This is the time of year that many gardeners start planning their spring gardens. It can be helpful to know the difference between hybrid seeds and open pollinated(OP)/heirloom seeds. The OP/ heirloom seeds are the best choice if seeds from the plants will be saved and replanted the following year. The fruit from OP/heirloom seeds often taste better, but the plants may not have the disease resistance that hybrids do. “Open pollinated” and “Heirloom” can be used synonymously, but the main difference is that heirloom seeds are designated by age: plants between 50-150 years old.
Commercial F1 hybrid varieties are popular, they have been created for better yields and improved disease resistence. The seed of hybrid fruits should not be saved. It will not grow true to form because the F1 hybrid seeds are produced by crossing two different parent varieties. Seed saved from hybrids will either be sterile or the plants of the next generation may show wide variation in characteristics, uniformity and maturity.
There is a place for both hybrid and OP/ heirloom seeds in the garden, and it is important to know the difference between them. A good balance of these two in the garden will increase the dividends for DIY food producers.
Chimayó, N.M. is famous for its heirloom chiles. Chimayó chiles are landrace chiles grown for generations in one small valley north of Santa Fe and east of Espanola. In the 1600’s, the seeds were brought by Spaniards to Santa Fe and then into the historic village of Chimayó.
El Sanctuaria de Chimayó is a Roman Catholic church located in a fertile valley 30 minutes north of Santa Fe, New Mexico, in the foothills of the Sangre de Cristo mountains. This shrine is a National Historic Landmark, famous for the story of its founding and as a contemporary pilgrimage site. It receives almost 300,000 visitors per year and has been called, the most important Catholic Easter pilgrimage center in the United States.
The Chimayó Chile Project was established to replenish the 300-year-old native seed stock and revive the local chile industry. It helps local farmers produce crops through its heirloom Chimayó seed distribution.
Once you have tasted Chimayó red chile, no other red chile will satisfy. It has an earthy sweet New Mexico red chile taste that ends with a little heat. It keeps your lips hot and your mouth desiring more.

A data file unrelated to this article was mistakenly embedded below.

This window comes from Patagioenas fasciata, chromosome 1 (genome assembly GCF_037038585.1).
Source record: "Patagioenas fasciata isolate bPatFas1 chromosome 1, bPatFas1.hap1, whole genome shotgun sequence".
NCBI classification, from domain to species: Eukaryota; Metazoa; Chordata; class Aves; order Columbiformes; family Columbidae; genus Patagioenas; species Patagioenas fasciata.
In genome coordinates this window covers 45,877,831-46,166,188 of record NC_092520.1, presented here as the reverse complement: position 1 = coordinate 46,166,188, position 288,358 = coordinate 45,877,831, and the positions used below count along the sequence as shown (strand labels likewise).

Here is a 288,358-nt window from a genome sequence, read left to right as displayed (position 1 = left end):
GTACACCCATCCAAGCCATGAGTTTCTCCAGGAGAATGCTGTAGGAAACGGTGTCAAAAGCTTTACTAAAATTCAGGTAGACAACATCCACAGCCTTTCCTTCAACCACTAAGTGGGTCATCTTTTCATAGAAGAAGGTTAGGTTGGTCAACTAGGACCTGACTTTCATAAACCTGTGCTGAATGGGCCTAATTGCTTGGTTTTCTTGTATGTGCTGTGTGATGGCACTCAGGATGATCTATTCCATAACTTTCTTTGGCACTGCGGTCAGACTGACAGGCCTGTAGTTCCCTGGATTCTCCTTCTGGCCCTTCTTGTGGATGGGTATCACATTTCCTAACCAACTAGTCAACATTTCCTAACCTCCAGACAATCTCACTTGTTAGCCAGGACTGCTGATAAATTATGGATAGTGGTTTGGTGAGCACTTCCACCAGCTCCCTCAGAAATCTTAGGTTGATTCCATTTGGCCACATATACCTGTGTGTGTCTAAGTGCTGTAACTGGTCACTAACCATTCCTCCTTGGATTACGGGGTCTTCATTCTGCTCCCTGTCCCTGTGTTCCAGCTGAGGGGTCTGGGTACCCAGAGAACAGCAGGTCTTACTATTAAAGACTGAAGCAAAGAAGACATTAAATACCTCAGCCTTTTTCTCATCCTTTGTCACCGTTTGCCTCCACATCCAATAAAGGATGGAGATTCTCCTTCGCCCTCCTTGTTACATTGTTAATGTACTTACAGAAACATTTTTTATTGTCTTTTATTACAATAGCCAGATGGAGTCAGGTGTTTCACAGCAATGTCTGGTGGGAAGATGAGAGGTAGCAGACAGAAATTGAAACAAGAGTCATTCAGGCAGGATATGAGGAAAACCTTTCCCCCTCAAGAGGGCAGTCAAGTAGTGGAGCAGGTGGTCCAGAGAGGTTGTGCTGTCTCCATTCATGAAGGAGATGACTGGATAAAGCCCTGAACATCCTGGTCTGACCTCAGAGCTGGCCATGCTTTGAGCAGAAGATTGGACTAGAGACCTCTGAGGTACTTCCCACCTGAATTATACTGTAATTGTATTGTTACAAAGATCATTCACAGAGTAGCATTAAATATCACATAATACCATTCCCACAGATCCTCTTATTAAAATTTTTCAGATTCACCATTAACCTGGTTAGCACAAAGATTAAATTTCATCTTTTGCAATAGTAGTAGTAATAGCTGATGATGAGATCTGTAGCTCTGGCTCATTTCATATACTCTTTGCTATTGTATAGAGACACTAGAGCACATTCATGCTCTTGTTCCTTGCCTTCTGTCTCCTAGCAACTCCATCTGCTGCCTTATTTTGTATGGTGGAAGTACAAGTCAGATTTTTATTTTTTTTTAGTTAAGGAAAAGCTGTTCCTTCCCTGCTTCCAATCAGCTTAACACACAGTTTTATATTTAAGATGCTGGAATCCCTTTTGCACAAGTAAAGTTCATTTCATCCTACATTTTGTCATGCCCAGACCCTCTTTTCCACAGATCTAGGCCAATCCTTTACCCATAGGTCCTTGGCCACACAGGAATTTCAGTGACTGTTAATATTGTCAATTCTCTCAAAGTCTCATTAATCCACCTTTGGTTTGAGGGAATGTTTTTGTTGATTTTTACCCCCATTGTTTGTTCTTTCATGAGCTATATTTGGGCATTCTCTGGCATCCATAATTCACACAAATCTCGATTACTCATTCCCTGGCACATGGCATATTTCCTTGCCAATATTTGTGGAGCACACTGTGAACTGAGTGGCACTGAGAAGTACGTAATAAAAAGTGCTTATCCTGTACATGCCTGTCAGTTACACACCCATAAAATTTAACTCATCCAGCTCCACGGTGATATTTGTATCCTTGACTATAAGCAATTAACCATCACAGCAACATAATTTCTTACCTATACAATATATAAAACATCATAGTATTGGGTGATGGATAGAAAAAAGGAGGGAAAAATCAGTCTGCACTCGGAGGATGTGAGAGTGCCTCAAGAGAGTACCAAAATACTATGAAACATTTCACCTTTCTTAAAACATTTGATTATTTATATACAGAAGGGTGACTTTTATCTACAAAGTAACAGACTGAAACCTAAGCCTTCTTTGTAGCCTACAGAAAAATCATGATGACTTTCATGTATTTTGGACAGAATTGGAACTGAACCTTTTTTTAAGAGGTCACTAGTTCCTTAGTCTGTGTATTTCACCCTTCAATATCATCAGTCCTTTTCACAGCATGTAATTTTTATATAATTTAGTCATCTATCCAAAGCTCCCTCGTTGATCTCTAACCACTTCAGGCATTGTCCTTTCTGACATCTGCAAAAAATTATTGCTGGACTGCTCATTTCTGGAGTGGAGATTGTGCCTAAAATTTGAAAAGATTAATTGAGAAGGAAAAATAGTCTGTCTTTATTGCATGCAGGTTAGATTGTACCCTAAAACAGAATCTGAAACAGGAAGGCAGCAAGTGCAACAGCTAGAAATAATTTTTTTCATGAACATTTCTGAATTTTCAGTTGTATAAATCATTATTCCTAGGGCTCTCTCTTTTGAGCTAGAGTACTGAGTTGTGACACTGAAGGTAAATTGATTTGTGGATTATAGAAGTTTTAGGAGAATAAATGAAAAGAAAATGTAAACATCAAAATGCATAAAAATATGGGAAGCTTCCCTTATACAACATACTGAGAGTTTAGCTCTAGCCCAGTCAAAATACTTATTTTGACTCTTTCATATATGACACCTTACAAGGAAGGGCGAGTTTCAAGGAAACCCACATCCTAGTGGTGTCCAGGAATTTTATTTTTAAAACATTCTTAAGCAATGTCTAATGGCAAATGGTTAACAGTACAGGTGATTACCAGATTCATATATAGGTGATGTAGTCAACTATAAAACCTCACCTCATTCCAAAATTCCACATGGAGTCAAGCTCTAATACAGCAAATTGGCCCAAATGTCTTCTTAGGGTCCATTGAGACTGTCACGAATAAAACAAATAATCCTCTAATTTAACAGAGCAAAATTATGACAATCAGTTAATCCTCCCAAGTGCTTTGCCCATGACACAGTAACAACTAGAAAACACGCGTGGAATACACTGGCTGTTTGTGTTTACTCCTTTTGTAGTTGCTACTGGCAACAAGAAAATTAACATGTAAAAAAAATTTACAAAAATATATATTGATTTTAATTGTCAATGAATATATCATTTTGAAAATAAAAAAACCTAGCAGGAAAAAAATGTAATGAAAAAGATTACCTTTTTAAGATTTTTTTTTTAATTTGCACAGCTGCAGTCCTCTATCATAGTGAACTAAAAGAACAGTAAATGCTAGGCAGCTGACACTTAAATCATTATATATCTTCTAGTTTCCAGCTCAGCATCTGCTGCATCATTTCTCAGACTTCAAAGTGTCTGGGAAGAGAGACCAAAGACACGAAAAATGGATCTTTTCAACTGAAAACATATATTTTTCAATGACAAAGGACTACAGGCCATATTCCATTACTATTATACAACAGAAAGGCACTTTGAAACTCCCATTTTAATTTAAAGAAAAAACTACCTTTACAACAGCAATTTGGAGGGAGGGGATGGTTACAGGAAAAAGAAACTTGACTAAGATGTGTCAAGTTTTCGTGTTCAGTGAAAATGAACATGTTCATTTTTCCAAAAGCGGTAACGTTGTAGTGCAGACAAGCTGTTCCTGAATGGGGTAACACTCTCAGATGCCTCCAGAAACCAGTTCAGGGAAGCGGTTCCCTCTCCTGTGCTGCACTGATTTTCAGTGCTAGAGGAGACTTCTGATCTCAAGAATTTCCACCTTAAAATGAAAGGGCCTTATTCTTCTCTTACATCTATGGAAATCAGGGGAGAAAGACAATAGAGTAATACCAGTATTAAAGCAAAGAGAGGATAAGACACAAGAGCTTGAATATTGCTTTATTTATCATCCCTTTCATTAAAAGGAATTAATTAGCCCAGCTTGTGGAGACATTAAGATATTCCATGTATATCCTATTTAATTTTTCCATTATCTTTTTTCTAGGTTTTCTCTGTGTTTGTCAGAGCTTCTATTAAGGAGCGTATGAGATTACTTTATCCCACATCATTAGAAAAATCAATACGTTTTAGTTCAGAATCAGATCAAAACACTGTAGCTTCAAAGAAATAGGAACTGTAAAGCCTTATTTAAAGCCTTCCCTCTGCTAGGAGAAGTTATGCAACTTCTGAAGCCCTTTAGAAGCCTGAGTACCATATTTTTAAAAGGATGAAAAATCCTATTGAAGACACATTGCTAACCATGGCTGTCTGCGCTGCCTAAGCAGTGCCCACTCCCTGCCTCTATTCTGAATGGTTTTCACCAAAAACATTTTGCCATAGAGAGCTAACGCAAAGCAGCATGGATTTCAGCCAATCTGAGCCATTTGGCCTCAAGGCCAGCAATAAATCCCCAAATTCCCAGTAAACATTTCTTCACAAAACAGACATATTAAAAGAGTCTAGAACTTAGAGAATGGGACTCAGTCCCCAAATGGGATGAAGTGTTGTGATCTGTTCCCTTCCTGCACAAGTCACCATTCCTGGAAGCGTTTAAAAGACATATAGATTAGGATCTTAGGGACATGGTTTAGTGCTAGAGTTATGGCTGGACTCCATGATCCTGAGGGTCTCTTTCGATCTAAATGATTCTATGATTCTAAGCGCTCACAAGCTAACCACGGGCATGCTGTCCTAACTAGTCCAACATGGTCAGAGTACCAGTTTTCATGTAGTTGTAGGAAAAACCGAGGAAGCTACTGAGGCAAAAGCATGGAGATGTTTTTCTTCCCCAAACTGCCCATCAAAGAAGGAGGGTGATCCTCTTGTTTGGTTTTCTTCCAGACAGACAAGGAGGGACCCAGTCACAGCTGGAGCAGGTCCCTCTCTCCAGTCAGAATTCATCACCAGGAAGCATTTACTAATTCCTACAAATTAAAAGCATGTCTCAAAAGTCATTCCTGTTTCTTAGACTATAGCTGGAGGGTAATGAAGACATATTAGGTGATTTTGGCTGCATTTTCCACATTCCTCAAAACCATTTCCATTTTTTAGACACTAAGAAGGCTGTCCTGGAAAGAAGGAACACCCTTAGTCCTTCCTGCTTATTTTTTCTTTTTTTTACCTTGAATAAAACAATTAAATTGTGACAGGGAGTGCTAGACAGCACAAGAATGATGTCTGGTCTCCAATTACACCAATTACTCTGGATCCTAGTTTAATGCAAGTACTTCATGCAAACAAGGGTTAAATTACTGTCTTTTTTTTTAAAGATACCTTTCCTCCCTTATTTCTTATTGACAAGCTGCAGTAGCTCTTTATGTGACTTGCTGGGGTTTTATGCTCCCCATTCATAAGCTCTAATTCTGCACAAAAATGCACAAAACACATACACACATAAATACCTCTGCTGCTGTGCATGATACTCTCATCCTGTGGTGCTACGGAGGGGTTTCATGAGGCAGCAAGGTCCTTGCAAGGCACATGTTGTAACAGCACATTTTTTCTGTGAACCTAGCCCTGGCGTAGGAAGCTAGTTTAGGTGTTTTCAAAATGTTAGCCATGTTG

Yum, this little pepper has great taste and extreme heat. Its scoville unit rating is 325,000 to 425,000 making it still edible and delicious in salsa. This habanero may be the most productive variety of all. More than 150 peppers can be harvested from one plant. The fruits begin green in color and grow to 2-1/2″ around. They turn chestnut brown and then a deep chocolaty brown at full maturity. Here in Albuquerque the harvest began in early September, and is still going strong 4 weeks later.
With a huge increase in growing and consuming hot peppers this one is very valuable. Farmer’s markets and Organic stores sell these for a premium.
Chocolate Habanero – Capsicum chinense – (110 days) Seeds can be purchased at www.sandiaseed.com.
The famous Bhut jolokia at over 1,000,000 scoville units is soooo popular. Could it be that it is rare and unique? Or that only insane people place it on their lips? It is fun to grow and quite a conversation piece.
I grow hundreds of them and collect the seeds. It is fun to hand someone a whole pepper, and watch them jump back as if the blistering heat inside the pepper will attack them from 3 ft away. But, once the pepper has been broken open.
You must have hand protection, eye protection, and breathing protection. I suggest being outside with a fan blowing behind you. Don’t put your face over the pepper, because you’ll start crying and coughing for half an hour.
Oh yeh, we are going to place these in our mouth???